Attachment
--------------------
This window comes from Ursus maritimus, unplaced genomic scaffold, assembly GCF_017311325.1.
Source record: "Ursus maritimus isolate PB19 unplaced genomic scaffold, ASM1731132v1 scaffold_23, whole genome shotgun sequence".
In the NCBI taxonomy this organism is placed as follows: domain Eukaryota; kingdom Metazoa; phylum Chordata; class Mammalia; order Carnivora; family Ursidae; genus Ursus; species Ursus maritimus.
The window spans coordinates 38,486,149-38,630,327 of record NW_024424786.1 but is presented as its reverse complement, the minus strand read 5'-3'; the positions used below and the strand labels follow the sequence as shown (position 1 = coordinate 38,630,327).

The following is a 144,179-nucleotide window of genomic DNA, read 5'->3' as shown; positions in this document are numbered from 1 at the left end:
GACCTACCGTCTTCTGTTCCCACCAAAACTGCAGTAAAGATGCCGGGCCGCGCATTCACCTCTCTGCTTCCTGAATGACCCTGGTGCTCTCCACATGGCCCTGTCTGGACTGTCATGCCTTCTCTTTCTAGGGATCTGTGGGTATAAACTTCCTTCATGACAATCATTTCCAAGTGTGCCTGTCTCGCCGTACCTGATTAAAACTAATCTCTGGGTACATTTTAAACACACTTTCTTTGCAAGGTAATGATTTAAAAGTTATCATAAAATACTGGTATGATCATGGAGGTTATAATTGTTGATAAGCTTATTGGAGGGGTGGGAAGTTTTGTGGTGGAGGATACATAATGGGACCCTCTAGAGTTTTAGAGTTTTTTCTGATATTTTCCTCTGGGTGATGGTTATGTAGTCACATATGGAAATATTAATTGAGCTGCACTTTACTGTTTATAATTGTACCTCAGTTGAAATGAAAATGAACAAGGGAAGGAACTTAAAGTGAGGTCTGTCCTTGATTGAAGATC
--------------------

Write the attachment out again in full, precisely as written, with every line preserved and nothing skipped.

This window comes from Ursus maritimus, unplaced genomic scaffold, assembly GCF_017311325.1.
Source record: "Ursus maritimus isolate PB19 unplaced genomic scaffold, ASM1731132v1 scaffold_23, whole genome shotgun sequence".
In the NCBI taxonomy this organism is placed as follows: domain Eukaryota; kingdom Metazoa; phylum Chordata; class Mammalia; order Carnivora; family Ursidae; genus Ursus; species Ursus maritimus.
The window spans coordinates 38,486,149-38,630,327 of record NW_024424786.1 but is presented as its reverse complement, the minus strand read 5'-3'; the positions used below and the strand labels follow the sequence as shown (position 1 = coordinate 38,630,327).

The following is a 144,179-nucleotide window of genomic DNA, read 5'->3' as shown; positions in this document are numbered from 1 at the left end:
GACCTACCGTCTTCTGTTCCCACCAAAACTGCAGTAAAGATGCCGGGCCGCGCATTCACCTCTCTGCTTCCTGAATGACCCTGGTGCTCTCCACATGGCCCTGTCTGGACTGTCATGCCTTCTCTTTCTAGGGATCTGTGGGTATAAACTTCCTTCATGACAATCATTTCCAAGTGTGCCTGTCTCGCCGTACCTGATTAAAACTAATCTCTGGGTACATTTTAAACACACTTTCTTTGCAAGGTAATGATTTAAAAGTTATCATAAAATACTGGTATGATCATGGAGGTTATAATTGTTGATAAGCTTATTGGAGGGGTGGGAAGTTTTGTGGTGGAGGATACATAATGGGACCCTCTAGAGTTTTAGAGTTTTTTCTGATATTTTCCTCTGGGTGATGGTTATGTAGTCACATATGGAAATATTAATTGAGCTGCACTTTACTGTTTATAATTGTACCTCAGTTGAAATGAAAATGAACAAGGGAAGGAACTTAAAGTGAGGTCTGTCCTTGATTGAAGATC